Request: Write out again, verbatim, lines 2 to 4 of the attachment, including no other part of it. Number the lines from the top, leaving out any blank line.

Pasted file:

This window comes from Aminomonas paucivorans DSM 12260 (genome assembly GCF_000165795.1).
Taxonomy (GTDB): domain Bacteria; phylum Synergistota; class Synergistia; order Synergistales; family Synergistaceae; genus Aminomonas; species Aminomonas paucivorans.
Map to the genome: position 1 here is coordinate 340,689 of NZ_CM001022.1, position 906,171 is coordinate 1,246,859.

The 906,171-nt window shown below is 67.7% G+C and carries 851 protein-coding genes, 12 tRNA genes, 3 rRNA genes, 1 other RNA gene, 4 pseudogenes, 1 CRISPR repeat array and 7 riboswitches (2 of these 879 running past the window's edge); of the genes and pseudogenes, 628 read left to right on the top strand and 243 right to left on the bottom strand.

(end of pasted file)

Taxonomy (GTDB): domain Bacteria; phylum Synergistota; class Synergistia; order Synergistales; family Synergistaceae; genus Aminomonas; species Aminomonas paucivorans.
Map to the genome: position 1 here is coordinate 340,689 of NZ_CM001022.1, position 906,171 is coordinate 1,246,859.

The 906,171-nt window shown below is 67.7% G+C and carries 851 protein-coding genes, 12 tRNA genes, 3 rRNA genes, 1 other RNA gene, 4 pseudogenes, 1 CRISPR repeat array and 7 riboswitches (2 of these 879 running past the window's edge); of the genes and pseudogenes, 628 read left to right on the top strand and 243 right to left on the bottom strand.